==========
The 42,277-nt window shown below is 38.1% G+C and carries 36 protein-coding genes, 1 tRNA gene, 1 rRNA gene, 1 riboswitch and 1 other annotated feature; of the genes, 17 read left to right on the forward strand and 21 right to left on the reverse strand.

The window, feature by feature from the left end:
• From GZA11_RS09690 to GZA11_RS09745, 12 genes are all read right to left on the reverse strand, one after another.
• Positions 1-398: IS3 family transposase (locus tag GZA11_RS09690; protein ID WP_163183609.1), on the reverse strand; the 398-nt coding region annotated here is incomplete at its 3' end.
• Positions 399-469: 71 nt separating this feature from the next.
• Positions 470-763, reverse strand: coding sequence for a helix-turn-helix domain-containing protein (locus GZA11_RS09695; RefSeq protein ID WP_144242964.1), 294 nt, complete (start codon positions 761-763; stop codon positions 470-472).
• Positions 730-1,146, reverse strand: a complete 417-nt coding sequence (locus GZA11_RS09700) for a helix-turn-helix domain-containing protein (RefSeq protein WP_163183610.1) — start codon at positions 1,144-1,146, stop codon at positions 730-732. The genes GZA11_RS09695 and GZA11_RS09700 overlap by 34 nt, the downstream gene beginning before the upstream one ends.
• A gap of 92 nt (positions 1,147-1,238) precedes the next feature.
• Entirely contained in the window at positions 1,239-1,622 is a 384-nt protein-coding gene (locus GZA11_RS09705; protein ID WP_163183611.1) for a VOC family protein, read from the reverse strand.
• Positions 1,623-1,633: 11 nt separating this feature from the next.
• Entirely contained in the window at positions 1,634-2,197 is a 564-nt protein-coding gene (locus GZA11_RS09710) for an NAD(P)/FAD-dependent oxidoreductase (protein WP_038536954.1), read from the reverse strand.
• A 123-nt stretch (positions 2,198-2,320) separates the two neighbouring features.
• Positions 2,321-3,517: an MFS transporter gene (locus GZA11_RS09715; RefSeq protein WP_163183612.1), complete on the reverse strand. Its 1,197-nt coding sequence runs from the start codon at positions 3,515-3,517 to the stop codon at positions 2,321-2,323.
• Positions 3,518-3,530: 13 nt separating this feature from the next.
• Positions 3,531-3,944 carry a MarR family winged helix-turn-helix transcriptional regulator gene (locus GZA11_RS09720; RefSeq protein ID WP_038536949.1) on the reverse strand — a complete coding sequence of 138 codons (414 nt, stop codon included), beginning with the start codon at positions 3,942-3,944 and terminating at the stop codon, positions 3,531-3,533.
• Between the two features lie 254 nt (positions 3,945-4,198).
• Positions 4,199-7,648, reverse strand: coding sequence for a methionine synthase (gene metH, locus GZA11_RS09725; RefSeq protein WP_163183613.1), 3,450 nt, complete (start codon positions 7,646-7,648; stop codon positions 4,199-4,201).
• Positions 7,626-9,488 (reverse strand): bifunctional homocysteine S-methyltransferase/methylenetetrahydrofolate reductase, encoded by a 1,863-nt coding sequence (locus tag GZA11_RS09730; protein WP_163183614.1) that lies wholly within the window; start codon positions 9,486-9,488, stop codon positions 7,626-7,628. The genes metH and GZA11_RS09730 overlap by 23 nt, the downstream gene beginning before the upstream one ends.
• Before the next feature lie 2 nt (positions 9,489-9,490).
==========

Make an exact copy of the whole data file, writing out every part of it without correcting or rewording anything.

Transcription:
The 42,277-nt window shown below is 38.1% G+C and carries 36 protein-coding genes, 1 tRNA gene, 1 rRNA gene, 1 riboswitch and 1 other annotated feature; of the genes, 17 read left to right on the forward strand and 21 right to left on the reverse strand.

The window, feature by feature from the left end:
• From GZA11_RS09690 to GZA11_RS09745, 12 genes are all read right to left on the reverse strand, one after another.
• Positions 1-398: IS3 family transposase (locus tag GZA11_RS09690; protein ID WP_163183609.1), on the reverse strand; the 398-nt coding region annotated here is incomplete at its 3' end.
• Positions 399-469: 71 nt separating this feature from the next.
• Positions 470-763, reverse strand: coding sequence for a helix-turn-helix domain-containing protein (locus GZA11_RS09695; RefSeq protein ID WP_144242964.1), 294 nt, complete (start codon positions 761-763; stop codon positions 470-472).
• Positions 730-1,146, reverse strand: a complete 417-nt coding sequence (locus GZA11_RS09700) for a helix-turn-helix domain-containing protein (RefSeq protein WP_163183610.1) — start codon at positions 1,144-1,146, stop codon at positions 730-732. The genes GZA11_RS09695 and GZA11_RS09700 overlap by 34 nt, the downstream gene beginning before the upstream one ends.
• A gap of 92 nt (positions 1,147-1,238) precedes the next feature.
• Entirely contained in the window at positions 1,239-1,622 is a 384-nt protein-coding gene (locus GZA11_RS09705; protein ID WP_163183611.1) for a VOC family protein, read from the reverse strand.
• Positions 1,623-1,633: 11 nt separating this feature from the next.
• Entirely contained in the window at positions 1,634-2,197 is a 564-nt protein-coding gene (locus GZA11_RS09710) for an NAD(P)/FAD-dependent oxidoreductase (protein WP_038536954.1), read from the reverse strand.
• A 123-nt stretch (positions 2,198-2,320) separates the two neighbouring features.
• Positions 2,321-3,517: an MFS transporter gene (locus GZA11_RS09715; RefSeq protein WP_163183612.1), complete on the reverse strand. Its 1,197-nt coding sequence runs from the start codon at positions 3,515-3,517 to the stop codon at positions 2,321-2,323.
• Positions 3,518-3,530: 13 nt separating this feature from the next.
• Positions 3,531-3,944 carry a MarR family winged helix-turn-helix transcriptional regulator gene (locus GZA11_RS09720; RefSeq protein ID WP_038536949.1) on the reverse strand — a complete coding sequence of 138 codons (414 nt, stop codon included), beginning with the start codon at positions 3,942-3,944 and terminating at the stop codon, positions 3,531-3,533.
• Between the two features lie 254 nt (positions 3,945-4,198).
• Positions 4,199-7,648, reverse strand: coding sequence for a methionine synthase (gene metH, locus GZA11_RS09725; RefSeq protein WP_163183613.1), 3,450 nt, complete (start codon positions 7,646-7,648; stop codon positions 4,199-4,201).
• Positions 7,626-9,488 (reverse strand): bifunctional homocysteine S-methyltransferase/methylenetetrahydrofolate reductase, encoded by a 1,863-nt coding sequence (locus tag GZA11_RS09730; protein WP_163183614.1) that lies wholly within the window; start codon positions 9,486-9,488, stop codon positions 7,626-7,628. The genes metH and GZA11_RS09730 overlap by 23 nt, the downstream gene beginning before the upstream one ends.
• Before the next feature lie 2 nt (positions 9,489-9,490).